The next release of SAP GTS, due in the fourth quarter of 2004, will also include integration with SAP Business Intelligence, another component of SAP NetWeaver. This will bring added flexibility to customers from a reporting perspective. The managers will be able to make informed decisions, execute appropriate actions and improve overall business operations. “SAP GTS is the only composite application in the global trade software segment that is based on a powerful platform like SAP NetWeaver. This means SAP can bring new and innovative processes quickly to our customers,” Datar says.

Drilling down into SAP GTS components

SAP Global Trade Services consists of three modular components: Compliance Management, Customs Management and Risk Management. Each component facilitates a different aspect of the cross-border trade process. “If you look at the SAP GTS composite, all the functions are very modular. Customers decide which modules they want to automate and when. They have flexibility,” Datar says.
The Compliance Management module’s Sanctioned Party List (SPL) checking functionality uses an XML interface. XML is a commonly accepted Web standard that allows for real-time updates of the SPL data. As orders are processed, SPL screens each potential trading partner and blocks transactions with those that are on the prohibited lists.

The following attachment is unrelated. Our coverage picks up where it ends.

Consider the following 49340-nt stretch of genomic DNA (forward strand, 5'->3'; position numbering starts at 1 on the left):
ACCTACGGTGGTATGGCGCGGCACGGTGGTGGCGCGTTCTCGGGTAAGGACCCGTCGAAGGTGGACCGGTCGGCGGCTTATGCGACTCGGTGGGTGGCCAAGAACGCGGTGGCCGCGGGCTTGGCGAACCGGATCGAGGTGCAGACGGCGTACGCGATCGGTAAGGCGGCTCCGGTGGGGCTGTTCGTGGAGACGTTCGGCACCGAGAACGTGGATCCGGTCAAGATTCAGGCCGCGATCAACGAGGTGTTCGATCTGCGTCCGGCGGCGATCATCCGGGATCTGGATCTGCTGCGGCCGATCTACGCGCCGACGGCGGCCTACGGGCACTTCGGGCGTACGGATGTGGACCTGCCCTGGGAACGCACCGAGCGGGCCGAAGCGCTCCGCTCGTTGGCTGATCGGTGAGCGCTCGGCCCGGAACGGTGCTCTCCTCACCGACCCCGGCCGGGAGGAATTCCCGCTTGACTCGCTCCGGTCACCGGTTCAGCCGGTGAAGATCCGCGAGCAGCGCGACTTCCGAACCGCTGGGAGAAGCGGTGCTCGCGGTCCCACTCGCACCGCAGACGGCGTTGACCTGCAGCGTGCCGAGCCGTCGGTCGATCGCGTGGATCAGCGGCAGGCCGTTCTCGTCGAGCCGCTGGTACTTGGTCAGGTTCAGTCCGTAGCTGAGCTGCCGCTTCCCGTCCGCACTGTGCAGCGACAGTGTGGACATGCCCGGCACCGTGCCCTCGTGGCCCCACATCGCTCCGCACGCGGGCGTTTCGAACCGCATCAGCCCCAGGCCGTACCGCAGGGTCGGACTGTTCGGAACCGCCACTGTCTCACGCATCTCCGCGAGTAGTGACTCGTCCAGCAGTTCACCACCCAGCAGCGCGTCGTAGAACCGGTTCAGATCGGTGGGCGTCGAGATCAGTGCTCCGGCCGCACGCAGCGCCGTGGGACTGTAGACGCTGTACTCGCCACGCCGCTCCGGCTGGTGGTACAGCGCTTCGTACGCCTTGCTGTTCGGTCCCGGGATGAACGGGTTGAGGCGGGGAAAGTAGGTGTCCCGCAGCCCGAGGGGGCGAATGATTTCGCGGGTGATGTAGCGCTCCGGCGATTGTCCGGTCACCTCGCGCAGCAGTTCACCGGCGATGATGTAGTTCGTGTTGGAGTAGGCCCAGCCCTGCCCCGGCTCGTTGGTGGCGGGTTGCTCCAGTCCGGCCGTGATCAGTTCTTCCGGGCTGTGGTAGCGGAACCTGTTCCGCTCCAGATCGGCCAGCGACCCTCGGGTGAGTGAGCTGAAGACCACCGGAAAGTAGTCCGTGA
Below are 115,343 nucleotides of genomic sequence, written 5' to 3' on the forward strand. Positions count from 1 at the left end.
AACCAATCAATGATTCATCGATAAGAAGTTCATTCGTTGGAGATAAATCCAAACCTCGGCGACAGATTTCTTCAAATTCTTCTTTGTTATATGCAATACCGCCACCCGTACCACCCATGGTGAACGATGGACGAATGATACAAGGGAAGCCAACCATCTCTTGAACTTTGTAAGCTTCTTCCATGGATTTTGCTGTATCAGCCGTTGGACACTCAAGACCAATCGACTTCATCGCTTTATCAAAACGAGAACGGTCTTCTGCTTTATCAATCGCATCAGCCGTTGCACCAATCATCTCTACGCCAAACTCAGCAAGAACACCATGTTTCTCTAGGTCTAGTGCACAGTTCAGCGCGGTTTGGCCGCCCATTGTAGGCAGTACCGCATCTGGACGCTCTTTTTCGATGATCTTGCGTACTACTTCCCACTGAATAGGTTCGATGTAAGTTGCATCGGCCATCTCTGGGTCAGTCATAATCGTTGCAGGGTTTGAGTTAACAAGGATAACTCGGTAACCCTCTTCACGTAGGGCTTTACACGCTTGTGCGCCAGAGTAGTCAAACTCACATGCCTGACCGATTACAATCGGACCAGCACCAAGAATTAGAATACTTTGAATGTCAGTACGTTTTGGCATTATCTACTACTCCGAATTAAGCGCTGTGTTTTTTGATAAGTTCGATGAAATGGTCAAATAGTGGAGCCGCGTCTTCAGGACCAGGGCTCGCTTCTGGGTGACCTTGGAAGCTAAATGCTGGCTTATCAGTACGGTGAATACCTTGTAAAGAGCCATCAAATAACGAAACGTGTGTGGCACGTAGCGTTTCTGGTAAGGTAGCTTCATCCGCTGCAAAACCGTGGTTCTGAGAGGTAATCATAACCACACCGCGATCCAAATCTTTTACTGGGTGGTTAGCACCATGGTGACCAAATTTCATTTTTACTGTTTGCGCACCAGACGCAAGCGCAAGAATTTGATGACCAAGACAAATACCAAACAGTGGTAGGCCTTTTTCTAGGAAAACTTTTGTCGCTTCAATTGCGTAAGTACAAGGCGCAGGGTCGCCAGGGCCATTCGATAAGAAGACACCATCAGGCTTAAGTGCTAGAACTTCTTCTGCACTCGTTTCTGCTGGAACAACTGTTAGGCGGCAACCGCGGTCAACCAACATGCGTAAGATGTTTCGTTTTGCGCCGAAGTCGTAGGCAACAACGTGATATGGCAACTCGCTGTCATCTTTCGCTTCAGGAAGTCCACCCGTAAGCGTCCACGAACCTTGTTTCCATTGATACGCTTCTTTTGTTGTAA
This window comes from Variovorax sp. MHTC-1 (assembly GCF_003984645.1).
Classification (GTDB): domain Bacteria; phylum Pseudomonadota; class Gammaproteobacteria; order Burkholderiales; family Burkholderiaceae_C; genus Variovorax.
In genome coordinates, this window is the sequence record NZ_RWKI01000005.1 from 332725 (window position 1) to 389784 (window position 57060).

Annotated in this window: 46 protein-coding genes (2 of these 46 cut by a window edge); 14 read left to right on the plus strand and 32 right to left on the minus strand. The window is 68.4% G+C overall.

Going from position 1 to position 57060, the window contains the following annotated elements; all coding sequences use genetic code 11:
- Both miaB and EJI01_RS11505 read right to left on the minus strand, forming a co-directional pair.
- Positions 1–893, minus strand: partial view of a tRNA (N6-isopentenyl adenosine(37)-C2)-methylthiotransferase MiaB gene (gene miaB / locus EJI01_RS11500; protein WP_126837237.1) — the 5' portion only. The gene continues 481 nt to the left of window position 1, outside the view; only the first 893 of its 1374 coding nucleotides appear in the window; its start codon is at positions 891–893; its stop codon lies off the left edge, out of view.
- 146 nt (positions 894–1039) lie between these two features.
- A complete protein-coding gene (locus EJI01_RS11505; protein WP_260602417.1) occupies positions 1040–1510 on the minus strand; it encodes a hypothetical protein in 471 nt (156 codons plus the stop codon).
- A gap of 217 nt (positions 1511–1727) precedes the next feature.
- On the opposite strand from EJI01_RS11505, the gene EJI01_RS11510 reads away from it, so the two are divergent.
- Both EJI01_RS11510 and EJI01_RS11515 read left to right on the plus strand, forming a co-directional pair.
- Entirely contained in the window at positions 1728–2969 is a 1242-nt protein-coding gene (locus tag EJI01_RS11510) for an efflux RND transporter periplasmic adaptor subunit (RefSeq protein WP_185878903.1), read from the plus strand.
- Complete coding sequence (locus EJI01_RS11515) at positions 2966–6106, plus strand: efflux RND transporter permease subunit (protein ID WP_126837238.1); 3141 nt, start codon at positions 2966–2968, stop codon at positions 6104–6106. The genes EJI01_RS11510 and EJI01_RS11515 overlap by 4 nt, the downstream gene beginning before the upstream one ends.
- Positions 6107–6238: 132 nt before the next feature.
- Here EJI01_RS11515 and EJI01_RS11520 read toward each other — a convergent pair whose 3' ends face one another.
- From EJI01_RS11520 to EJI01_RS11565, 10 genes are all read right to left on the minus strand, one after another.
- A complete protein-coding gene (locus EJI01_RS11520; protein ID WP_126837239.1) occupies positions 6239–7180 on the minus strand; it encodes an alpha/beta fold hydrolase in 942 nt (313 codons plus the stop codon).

Companies need to be absolutely sure their trade processes are in compliance with international regulations. Non-compliance can be extremely costly and in some cases export/import privileges can be revoked by governments. “Risk mitigation is a key value proposition that SAP GTS brings to businesses,” Datar says.
SPL functionality includes synchronous business partner checking, asynchronous business partner checking, and periodical business partner checking. They use phonetic algorithms and user-defined criteria to screen and block sanctioned parties when necessary. SPL’s audit trail enables regulatory authorities to have a transparent view into trade processes. Additionally, such an audit trail makes it simpler for companies to comply with certain internal control requirements within the Sarbanes-Oxley Act of 2002.

Export and import control

Two other functions within the Compliance Management component are export control and import control. They ensure that companies have legal control during both importing and exporting processes. License management, license determination, license monitoring and embargo checking functions let companies track appropriate classifications for materials that must be licensed differently from country to country. They record potential quantity limits for each license and alert users to necessary updates. The result is a streamlined supply chain, with no costly delays from licensing errors.
Customs Management is the second component within SAP GTS. It’s comprised of product classification, duty calculation, trade document service and customs communication service functionality. The product classification function includes the maintenance and upload of external data, such as tariff figures. And it includes the all-important master classification of product data. Because products can be classified in so many different ways, it’s critical that master classification be standardized.